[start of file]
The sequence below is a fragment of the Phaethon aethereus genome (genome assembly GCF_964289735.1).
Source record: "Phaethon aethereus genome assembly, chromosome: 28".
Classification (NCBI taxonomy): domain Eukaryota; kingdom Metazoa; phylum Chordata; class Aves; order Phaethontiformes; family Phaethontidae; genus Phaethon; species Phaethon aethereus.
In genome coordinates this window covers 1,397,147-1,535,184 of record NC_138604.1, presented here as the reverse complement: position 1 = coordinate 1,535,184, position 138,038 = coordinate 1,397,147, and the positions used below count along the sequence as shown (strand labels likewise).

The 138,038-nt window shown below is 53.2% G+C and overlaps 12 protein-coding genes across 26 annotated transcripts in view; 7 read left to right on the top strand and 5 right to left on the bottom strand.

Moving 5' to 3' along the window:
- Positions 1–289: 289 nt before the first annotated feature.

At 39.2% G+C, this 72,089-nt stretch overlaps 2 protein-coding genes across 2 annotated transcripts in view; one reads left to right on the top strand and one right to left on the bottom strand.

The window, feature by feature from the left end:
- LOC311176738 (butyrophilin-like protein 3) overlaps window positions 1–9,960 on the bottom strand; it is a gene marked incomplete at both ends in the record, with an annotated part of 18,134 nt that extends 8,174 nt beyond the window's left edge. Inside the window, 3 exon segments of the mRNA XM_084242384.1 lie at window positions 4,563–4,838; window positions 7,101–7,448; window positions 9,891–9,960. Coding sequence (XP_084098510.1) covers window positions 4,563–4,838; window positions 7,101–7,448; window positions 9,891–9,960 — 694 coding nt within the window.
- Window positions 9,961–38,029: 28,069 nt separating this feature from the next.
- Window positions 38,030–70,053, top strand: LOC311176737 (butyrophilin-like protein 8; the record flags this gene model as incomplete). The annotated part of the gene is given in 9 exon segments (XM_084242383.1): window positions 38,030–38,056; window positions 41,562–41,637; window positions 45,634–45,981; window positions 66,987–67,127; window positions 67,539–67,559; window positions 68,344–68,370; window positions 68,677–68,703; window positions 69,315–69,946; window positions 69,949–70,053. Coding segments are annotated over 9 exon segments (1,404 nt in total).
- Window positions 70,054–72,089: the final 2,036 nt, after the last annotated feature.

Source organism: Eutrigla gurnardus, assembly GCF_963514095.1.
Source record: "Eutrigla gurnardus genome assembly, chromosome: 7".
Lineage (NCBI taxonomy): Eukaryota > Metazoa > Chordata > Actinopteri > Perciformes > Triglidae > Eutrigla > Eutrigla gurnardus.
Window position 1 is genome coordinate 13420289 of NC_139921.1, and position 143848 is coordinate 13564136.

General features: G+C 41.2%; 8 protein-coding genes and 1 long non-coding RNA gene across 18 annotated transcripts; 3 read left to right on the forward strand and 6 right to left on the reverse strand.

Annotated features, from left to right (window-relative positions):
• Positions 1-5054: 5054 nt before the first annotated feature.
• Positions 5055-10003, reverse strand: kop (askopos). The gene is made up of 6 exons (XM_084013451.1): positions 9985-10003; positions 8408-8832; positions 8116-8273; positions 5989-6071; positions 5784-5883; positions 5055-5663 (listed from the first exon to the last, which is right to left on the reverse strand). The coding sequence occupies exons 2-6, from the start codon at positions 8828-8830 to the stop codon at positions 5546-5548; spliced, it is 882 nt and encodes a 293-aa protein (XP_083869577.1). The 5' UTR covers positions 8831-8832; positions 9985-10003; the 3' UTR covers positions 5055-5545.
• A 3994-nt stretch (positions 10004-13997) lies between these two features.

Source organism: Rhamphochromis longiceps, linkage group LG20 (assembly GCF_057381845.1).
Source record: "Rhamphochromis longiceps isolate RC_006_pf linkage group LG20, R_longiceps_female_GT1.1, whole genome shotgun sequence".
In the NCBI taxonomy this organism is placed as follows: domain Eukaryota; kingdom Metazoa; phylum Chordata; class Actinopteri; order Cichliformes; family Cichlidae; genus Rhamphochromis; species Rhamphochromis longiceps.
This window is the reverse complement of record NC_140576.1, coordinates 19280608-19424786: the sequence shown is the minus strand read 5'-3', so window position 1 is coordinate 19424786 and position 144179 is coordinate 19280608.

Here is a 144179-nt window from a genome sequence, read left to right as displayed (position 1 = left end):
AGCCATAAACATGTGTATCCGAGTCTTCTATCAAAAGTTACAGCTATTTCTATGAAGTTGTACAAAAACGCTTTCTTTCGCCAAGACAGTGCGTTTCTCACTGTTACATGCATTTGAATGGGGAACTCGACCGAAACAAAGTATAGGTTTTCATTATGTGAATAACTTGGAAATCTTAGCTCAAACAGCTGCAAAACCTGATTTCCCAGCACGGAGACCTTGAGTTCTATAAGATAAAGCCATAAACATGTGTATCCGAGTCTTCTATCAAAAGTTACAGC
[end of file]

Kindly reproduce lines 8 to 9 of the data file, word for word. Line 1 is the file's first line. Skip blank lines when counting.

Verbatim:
At 39.2% G+C, this 72,089-nt stretch overlaps 2 protein-coding genes across 2 annotated transcripts in view; one reads left to right on the top strand and one right to left on the bottom strand.

The window, feature by feature from the left end: